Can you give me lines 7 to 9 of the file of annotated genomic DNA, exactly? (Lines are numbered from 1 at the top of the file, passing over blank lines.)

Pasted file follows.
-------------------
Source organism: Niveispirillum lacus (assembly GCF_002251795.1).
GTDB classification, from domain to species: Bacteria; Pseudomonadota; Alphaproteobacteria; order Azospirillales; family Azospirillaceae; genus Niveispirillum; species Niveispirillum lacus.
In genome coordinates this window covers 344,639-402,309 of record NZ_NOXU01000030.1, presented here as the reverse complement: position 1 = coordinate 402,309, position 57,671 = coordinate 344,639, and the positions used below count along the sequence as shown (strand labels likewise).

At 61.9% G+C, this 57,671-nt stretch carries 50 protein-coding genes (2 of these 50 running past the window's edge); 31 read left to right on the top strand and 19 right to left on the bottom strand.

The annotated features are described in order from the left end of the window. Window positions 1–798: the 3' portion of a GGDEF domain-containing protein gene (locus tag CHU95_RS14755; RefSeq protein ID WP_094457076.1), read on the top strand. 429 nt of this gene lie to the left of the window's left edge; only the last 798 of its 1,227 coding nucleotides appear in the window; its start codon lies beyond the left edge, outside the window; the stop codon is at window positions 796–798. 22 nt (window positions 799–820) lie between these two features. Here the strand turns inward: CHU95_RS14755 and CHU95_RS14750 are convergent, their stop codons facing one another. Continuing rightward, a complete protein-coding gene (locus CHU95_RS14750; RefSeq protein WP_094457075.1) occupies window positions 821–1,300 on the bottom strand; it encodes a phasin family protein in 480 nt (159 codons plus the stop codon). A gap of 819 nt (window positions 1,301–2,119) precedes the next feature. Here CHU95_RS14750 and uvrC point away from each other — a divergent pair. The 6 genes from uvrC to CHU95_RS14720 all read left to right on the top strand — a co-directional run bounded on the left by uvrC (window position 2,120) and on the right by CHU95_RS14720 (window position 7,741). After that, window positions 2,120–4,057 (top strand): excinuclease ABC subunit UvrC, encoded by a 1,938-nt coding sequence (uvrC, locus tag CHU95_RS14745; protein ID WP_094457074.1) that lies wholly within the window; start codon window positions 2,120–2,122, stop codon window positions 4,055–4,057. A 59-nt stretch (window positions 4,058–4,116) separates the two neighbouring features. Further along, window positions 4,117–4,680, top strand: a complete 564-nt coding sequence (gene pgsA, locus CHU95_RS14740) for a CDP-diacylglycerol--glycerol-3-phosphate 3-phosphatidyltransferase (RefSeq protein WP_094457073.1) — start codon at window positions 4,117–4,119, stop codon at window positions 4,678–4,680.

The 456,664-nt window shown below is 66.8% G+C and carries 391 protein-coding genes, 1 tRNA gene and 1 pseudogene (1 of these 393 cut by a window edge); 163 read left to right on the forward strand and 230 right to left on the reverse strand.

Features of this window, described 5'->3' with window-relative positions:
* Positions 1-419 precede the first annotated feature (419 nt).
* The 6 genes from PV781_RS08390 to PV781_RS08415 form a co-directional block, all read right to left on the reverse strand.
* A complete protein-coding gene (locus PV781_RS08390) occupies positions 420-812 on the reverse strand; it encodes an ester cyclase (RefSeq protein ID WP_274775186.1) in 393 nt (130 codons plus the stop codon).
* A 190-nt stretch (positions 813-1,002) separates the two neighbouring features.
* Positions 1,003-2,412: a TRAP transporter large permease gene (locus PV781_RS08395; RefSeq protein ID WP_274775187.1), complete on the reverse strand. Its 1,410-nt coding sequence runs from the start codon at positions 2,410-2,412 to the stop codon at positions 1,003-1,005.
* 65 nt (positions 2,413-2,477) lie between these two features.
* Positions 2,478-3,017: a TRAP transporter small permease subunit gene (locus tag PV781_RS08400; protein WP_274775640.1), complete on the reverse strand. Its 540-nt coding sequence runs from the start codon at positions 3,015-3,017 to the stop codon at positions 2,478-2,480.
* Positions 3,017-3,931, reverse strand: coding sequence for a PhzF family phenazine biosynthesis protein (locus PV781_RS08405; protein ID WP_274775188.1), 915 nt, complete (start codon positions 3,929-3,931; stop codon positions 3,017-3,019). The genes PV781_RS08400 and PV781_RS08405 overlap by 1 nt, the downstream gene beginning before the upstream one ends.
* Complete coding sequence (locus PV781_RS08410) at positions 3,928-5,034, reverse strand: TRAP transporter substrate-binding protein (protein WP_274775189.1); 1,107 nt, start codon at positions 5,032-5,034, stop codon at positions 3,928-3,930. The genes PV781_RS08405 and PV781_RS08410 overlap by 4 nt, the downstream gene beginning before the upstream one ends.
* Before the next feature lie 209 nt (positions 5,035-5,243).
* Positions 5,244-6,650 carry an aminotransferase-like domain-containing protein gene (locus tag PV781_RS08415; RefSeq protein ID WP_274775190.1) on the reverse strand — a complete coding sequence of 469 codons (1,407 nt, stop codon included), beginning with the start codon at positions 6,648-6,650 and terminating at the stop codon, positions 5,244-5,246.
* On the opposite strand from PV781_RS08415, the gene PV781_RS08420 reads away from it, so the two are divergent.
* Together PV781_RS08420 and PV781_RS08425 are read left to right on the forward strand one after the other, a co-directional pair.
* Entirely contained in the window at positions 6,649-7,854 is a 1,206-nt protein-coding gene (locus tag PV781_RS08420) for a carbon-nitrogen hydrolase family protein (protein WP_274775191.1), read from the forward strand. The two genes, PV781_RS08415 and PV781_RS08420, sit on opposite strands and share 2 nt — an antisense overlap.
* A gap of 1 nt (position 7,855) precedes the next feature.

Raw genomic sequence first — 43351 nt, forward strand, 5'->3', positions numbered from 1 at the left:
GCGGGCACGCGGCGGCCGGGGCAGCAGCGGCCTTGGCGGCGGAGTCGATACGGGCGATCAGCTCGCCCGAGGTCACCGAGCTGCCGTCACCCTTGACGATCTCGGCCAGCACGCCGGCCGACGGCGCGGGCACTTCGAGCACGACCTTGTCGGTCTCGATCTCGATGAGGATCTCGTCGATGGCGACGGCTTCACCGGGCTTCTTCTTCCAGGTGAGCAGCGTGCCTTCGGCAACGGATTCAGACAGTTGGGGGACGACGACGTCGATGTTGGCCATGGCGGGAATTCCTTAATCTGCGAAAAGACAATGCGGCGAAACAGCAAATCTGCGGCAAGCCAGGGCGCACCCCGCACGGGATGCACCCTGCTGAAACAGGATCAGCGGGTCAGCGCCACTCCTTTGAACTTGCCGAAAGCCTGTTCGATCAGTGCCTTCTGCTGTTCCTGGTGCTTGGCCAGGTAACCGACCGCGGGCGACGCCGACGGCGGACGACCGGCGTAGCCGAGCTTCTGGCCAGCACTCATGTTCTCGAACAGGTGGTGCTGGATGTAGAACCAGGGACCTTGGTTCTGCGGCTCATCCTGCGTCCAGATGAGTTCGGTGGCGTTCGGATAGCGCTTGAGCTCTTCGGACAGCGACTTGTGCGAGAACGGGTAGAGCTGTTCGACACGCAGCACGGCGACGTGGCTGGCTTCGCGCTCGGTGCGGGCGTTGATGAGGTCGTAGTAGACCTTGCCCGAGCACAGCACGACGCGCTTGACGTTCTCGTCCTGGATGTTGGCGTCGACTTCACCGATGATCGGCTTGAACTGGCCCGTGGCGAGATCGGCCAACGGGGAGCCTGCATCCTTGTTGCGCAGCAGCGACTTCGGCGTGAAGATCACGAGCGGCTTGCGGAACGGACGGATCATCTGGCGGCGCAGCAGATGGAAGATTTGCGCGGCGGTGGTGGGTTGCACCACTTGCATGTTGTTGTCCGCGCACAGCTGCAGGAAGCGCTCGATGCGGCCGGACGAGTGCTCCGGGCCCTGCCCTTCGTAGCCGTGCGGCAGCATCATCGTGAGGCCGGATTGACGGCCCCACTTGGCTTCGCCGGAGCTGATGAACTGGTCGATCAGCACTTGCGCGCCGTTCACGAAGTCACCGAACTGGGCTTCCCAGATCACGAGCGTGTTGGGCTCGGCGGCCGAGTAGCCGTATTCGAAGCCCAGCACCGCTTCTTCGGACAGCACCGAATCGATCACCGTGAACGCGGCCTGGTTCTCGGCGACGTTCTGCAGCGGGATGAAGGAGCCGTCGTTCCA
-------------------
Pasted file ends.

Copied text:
Features of this window, described 5'->3' with window-relative positions:
* Positions 1-419 precede the first annotated feature (419 nt).
* The 6 genes from PV781_RS08390 to PV781_RS08415 form a co-directional block, all read right to left on the reverse strand.